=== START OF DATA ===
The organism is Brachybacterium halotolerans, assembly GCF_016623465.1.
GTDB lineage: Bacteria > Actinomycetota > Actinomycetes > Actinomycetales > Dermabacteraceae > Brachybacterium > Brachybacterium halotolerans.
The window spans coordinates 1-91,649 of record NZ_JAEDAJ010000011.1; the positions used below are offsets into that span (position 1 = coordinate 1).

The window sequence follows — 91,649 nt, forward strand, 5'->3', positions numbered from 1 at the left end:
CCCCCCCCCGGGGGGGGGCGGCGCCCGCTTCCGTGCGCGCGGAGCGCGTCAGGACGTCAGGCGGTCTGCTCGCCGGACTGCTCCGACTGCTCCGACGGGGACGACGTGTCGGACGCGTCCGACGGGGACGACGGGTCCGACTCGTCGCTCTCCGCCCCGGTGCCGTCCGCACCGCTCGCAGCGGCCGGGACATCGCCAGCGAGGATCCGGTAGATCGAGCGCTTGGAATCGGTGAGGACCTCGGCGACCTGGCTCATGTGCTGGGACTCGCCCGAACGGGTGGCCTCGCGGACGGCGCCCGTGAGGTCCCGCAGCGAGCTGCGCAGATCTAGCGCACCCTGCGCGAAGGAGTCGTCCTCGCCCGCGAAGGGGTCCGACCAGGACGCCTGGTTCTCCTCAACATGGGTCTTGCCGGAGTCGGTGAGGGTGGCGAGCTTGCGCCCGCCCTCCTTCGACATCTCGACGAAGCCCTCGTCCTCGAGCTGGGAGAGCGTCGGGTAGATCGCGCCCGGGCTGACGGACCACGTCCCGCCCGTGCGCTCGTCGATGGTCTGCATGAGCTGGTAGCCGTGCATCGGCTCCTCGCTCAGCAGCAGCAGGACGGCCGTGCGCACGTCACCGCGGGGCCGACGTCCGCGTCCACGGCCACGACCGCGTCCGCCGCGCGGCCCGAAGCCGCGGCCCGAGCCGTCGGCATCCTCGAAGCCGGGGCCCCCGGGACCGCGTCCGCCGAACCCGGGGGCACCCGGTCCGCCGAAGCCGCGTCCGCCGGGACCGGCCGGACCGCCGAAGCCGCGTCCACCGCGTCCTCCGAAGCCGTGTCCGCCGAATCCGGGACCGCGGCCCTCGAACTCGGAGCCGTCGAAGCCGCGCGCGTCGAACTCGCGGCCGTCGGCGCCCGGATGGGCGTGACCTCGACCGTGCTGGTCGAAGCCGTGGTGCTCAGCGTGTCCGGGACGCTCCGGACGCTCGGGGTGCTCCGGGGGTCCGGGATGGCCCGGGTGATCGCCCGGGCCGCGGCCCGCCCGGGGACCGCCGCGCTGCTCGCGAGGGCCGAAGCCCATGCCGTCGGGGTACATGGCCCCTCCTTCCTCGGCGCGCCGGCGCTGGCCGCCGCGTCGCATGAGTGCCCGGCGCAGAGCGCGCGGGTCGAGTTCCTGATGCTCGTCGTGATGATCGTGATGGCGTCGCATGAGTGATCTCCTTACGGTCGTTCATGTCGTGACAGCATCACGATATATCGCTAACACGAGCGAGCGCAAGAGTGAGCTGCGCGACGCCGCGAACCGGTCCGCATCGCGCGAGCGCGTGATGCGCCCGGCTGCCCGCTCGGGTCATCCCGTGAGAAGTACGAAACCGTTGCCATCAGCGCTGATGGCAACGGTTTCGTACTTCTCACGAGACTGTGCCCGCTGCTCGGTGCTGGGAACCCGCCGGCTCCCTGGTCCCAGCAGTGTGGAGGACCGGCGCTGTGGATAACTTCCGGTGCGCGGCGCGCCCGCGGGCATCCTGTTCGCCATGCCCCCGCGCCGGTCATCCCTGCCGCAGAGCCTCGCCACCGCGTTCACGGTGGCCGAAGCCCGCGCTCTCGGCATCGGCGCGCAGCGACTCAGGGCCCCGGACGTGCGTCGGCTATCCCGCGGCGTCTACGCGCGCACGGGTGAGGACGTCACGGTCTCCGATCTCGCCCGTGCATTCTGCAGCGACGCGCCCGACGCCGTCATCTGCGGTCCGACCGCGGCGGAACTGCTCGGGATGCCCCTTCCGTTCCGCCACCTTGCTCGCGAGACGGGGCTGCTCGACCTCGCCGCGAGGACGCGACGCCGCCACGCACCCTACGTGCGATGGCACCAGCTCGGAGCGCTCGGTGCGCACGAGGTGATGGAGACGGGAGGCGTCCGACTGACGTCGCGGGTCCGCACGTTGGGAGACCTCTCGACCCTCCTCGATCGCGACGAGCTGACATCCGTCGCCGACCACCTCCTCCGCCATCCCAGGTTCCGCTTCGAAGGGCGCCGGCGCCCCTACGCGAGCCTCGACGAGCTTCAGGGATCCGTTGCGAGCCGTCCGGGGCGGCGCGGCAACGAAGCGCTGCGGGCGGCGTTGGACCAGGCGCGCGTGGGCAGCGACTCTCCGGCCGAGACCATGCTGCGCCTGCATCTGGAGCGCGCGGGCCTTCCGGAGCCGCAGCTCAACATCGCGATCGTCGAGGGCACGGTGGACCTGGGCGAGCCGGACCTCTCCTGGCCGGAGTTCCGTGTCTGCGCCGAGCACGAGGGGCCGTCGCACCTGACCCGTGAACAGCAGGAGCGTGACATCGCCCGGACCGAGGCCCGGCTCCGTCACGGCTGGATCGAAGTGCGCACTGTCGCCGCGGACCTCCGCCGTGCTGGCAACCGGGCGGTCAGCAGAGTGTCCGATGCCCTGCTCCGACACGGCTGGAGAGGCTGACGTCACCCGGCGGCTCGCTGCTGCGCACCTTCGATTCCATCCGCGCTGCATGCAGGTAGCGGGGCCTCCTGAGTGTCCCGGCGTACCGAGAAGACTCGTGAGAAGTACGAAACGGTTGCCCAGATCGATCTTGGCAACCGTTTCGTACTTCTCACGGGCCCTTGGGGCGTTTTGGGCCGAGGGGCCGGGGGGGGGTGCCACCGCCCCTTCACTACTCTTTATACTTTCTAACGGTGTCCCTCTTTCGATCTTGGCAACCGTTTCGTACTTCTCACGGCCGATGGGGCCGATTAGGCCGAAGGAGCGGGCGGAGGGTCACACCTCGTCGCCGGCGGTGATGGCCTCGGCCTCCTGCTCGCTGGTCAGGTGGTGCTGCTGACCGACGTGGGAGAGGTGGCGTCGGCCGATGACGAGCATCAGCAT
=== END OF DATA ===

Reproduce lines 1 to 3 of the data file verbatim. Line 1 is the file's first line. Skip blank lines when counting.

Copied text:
The organism is Brachybacterium halotolerans, assembly GCF_016623465.1.
GTDB lineage: Bacteria > Actinomycetota > Actinomycetes > Actinomycetales > Dermabacteraceae > Brachybacterium > Brachybacterium halotolerans.
The window spans coordinates 1-91,649 of record NZ_JAEDAJ010000011.1; the positions used below are offsets into that span (position 1 = coordinate 1).